Background and Etiology

The knee is the largest joint in the body. It is built for weight bearing, stability and mobility. The knee complex is composed of four bones and three osseous bone-to-bone joints. The most common injury or condition of the knee is knee tendonitis. There are several groups of tendons that attach near and control the knee. A tendon is the cord-like part of the muscle that attaches the muscle to the bone. The two primary tendons located in the front of the knee are the patellar tendon and the quadriceps tendon. Although rare, it is possible to rupture both the patellar and quadriceps tendons.

The patellar tendon is the large tendon in the front of the knee that runs from the patellar (knee cap) to the tibia (lower leg bone). The patellar is located within the quadriceps tendon. The quadriceps tendon is formed where the four quadriceps muscles on the front of the thigh meet. This complex is called the extensor mechanism of the knee. It is responsible for straightening the knee and plays a vital role in walking, stair climbing, running and jumping activities.

Quadriceps tendon tears are more common than patellar tendon tears and can be either partial or complete. Partial tears, if small, can sometimes be managed conservatively without surgery. Surgery will be recommended for complete tears.

  • An injury to the knee or a direct blow to the quadriceps tendon.
  • When a heavy load of weight and stress is applied while the foot is planted and the knee is bent. This is common while landing from a jump, for example while playing basketball.
  • As a result of a fall where an individual lands awkwardly or directly on the knee.
  • Laceration of the tendon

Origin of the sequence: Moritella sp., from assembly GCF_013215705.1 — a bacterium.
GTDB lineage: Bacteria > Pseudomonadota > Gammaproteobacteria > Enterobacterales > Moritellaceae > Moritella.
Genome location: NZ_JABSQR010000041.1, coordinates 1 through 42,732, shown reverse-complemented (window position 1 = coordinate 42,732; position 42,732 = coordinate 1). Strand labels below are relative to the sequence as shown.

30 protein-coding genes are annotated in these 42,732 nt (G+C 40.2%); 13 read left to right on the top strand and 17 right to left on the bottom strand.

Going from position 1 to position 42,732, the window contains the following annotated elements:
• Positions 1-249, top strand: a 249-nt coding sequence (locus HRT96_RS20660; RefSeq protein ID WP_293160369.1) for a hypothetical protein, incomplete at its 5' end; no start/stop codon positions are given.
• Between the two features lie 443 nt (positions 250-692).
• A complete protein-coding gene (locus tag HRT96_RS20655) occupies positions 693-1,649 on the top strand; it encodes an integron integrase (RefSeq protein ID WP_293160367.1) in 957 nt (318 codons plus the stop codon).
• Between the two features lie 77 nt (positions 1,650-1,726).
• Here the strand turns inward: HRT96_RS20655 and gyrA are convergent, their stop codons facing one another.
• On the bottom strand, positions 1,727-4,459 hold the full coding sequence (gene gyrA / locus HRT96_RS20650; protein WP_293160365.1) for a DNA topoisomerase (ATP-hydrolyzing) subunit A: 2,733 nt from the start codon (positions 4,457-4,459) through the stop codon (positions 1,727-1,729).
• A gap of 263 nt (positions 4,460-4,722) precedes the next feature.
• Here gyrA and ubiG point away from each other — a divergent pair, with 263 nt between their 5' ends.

• Weakness of the quadriceps muscle in people with quadriceps tendonitis places increased stress on the quadriceps tendon. This is common in individuals who participate in athletic activities that require jumping like volleyball or basketball.
  • Steroid use has been linked to quadriceps tendon weakness
  • Certain systemic diseases have been associated with quadriceps tendon weakness.
  • Knee pain and swelling or feeling that the knee has “given out” after falling or stumbling.
  • Possible audible pop when the knee is injured.
  • Patient may have a history of prior knee pain or tendonitis, and may be active in sports where jumping is necessary.
  • Swelling, tenderness and possible discoloration above the patellar.
  • Indentation above the patellar where the torn tendon may be present.
  • Difficulty moving around or walking.
  • Individual has difficulty or is unable to straighten their knee all the way.
  • MRI can confirm disruption or tear in the tendon.

Early diagnosis and treatment is the key to a successful outcome for quadriceps tendon ruptures. If diagnosis or treatment is delayed the integrity of the healing tissue can be compromised as a result of scarring and decreased blood flow. Surgical repair followed by structured and aggressive physical therapy is the treatment of choice for complete ruptures. In the case of a small partial quadriceps tendon tear conservative treatment without surgery is an option.

Partial (small) Quadriceps Tendon Tear

  • Immobilization of the knee for 3-6 weeks to rest and promote healing. Individual will be placed in an immobilizer or brace and will move around with crutches to keep weight off of the leg.
  • Physical Therapy: following the period of immobilization your physician will decide when you are ready for physical therapy. Treatment will emphasize gradual weaning off the immobilizing device, increasing weight bearing, restoration of knee range of motion and strengthening of the quadriceps. It is important that the physician and therapist communicate during the early stages and progress your recovery program based on the principles of healing so as not to compromise the quadriceps tendon.